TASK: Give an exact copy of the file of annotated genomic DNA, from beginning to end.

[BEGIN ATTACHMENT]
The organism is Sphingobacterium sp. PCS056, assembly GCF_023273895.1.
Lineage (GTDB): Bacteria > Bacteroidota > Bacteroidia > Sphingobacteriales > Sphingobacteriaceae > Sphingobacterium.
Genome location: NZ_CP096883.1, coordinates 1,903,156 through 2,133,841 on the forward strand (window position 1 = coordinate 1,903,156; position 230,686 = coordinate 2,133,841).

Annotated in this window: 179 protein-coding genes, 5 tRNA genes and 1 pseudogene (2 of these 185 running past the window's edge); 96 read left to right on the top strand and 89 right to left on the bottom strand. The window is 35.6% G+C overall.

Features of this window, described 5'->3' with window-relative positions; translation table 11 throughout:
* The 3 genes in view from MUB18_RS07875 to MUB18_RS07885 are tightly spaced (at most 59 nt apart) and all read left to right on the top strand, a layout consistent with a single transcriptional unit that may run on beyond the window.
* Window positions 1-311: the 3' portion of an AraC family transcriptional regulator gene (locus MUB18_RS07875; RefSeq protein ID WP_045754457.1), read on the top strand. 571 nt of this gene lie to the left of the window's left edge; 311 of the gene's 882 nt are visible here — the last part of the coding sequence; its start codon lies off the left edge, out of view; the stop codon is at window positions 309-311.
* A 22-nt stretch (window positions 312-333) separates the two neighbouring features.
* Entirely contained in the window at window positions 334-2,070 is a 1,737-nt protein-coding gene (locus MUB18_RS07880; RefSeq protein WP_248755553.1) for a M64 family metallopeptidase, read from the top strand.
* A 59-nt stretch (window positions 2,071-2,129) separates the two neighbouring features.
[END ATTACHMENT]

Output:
The organism is Sphingobacterium sp. PCS056, assembly GCF_023273895.1.
Lineage (GTDB): Bacteria > Bacteroidota > Bacteroidia > Sphingobacteriales > Sphingobacteriaceae > Sphingobacterium.
Genome location: NZ_CP096883.1, coordinates 1,903,156 through 2,133,841 on the forward strand (window position 1 = coordinate 1,903,156; position 230,686 = coordinate 2,133,841).

Annotated in this window: 179 protein-coding genes, 5 tRNA genes and 1 pseudogene (2 of these 185 running past the window's edge); 96 read left to right on the top strand and 89 right to left on the bottom strand. The window is 35.6% G+C overall.

Features of this window, described 5'->3' with window-relative positions; translation table 11 throughout:
* The 3 genes in view from MUB18_RS07875 to MUB18_RS07885 are tightly spaced (at most 59 nt apart) and all read left to right on the top strand, a layout consistent with a single transcriptional unit that may run on beyond the window.
* Window positions 1-311: the 3' portion of an AraC family transcriptional regulator gene (locus MUB18_RS07875; RefSeq protein ID WP_045754457.1), read on the top strand. 571 nt of this gene lie to the left of the window's left edge; 311 of the gene's 882 nt are visible here — the last part of the coding sequence; its start codon lies off the left edge, out of view; the stop codon is at window positions 309-311.
* A 22-nt stretch (window positions 312-333) separates the two neighbouring features.
* Entirely contained in the window at window positions 334-2,070 is a 1,737-nt protein-coding gene (locus MUB18_RS07880; RefSeq protein WP_248755553.1) for a M64 family metallopeptidase, read from the top strand.
* A 59-nt stretch (window positions 2,071-2,129) separates the two neighbouring features.